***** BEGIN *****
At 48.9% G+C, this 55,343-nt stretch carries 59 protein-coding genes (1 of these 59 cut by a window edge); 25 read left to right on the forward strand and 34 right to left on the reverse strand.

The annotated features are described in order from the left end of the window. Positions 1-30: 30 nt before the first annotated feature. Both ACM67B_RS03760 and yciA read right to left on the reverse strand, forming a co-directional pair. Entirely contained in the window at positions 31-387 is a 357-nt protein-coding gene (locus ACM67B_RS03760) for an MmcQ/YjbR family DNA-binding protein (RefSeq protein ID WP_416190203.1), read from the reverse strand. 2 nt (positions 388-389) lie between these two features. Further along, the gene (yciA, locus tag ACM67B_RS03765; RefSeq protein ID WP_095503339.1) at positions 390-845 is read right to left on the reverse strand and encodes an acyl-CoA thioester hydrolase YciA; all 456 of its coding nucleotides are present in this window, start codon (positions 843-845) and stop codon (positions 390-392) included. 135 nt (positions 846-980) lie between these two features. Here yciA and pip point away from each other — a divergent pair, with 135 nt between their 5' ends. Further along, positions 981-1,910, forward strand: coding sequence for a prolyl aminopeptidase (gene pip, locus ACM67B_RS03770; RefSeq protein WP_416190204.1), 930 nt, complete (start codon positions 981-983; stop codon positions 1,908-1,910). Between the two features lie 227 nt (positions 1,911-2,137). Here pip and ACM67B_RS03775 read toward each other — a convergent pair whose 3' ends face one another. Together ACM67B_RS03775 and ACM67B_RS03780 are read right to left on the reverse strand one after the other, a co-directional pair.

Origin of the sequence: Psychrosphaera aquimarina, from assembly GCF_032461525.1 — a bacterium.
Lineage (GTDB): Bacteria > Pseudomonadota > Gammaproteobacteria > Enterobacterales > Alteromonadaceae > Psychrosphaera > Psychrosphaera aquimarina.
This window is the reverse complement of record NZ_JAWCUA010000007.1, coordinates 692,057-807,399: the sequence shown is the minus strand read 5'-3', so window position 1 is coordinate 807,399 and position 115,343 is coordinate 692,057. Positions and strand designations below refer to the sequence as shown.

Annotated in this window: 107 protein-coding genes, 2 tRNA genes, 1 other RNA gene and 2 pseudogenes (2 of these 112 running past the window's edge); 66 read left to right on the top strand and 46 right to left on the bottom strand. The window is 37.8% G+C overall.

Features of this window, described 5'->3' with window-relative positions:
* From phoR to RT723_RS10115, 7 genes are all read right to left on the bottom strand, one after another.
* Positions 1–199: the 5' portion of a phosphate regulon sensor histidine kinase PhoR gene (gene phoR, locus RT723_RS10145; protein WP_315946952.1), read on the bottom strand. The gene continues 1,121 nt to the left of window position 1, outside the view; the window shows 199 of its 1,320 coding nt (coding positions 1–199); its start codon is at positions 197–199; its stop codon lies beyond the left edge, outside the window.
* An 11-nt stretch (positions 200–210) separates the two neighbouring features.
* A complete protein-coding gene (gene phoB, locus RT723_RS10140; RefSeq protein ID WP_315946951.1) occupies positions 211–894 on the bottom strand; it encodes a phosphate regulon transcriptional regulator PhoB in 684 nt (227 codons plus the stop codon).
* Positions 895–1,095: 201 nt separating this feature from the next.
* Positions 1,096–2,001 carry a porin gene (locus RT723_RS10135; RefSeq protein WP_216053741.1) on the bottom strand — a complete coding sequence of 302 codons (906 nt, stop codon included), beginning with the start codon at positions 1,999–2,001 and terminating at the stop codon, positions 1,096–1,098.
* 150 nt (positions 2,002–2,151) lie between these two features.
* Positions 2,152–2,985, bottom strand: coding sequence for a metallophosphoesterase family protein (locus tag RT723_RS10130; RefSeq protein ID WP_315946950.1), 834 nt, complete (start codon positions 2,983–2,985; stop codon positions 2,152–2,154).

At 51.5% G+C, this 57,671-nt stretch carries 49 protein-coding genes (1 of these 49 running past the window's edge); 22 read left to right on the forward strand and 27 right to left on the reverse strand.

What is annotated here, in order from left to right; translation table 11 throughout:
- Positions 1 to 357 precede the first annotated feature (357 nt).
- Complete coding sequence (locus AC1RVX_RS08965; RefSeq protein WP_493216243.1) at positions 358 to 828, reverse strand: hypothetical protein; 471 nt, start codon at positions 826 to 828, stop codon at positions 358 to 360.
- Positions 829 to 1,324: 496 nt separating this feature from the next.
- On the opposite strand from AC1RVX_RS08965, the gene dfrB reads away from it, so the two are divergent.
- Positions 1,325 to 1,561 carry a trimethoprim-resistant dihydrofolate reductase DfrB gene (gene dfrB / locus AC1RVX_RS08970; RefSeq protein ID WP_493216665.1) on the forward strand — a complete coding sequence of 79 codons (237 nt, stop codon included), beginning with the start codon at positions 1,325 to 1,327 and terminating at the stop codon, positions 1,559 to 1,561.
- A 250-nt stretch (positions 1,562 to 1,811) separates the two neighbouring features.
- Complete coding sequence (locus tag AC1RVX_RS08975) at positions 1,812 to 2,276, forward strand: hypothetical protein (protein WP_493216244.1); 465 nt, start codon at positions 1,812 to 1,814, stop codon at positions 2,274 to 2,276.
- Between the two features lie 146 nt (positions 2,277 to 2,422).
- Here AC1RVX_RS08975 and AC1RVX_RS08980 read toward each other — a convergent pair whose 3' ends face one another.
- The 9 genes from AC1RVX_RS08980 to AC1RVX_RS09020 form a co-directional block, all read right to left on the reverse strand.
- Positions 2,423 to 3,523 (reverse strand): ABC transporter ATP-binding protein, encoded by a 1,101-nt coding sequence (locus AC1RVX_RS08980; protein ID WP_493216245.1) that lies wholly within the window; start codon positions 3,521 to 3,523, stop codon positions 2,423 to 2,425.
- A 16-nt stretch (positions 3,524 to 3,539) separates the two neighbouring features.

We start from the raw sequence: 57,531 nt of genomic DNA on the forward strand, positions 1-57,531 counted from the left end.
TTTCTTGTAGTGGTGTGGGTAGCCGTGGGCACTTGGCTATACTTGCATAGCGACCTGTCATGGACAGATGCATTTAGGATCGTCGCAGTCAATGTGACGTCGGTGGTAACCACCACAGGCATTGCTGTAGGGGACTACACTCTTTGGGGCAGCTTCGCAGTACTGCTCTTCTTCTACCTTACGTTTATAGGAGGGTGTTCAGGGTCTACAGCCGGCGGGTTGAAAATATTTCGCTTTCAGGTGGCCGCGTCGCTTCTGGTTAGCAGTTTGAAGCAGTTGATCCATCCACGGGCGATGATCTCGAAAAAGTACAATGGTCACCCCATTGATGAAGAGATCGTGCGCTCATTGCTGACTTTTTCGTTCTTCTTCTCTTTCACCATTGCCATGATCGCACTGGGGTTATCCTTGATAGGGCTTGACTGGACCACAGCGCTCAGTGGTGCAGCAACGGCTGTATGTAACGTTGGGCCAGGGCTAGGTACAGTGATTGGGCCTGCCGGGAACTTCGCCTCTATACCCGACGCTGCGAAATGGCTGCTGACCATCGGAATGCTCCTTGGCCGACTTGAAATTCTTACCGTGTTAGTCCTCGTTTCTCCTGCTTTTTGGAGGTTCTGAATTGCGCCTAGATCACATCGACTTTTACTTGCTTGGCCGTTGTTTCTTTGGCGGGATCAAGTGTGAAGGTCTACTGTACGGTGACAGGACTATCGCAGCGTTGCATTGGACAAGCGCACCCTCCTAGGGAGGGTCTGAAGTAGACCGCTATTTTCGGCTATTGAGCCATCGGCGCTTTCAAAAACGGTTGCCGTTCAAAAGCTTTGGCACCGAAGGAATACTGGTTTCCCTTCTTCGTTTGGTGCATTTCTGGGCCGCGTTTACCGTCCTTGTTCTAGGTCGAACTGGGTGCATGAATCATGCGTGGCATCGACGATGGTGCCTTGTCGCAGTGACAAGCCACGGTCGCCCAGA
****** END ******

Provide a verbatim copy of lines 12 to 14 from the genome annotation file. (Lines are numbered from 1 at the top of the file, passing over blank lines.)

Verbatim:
* Positions 895–1,095: 201 nt separating this feature from the next.
* Positions 1,096–2,001 carry a porin gene (locus RT723_RS10135; RefSeq protein WP_216053741.1) on the bottom strand — a complete coding sequence of 302 codons (906 nt, stop codon included), beginning with the start codon at positions 1,999–2,001 and terminating at the stop codon, positions 1,096–1,098.
* 150 nt (positions 2,002–2,151) lie between these two features.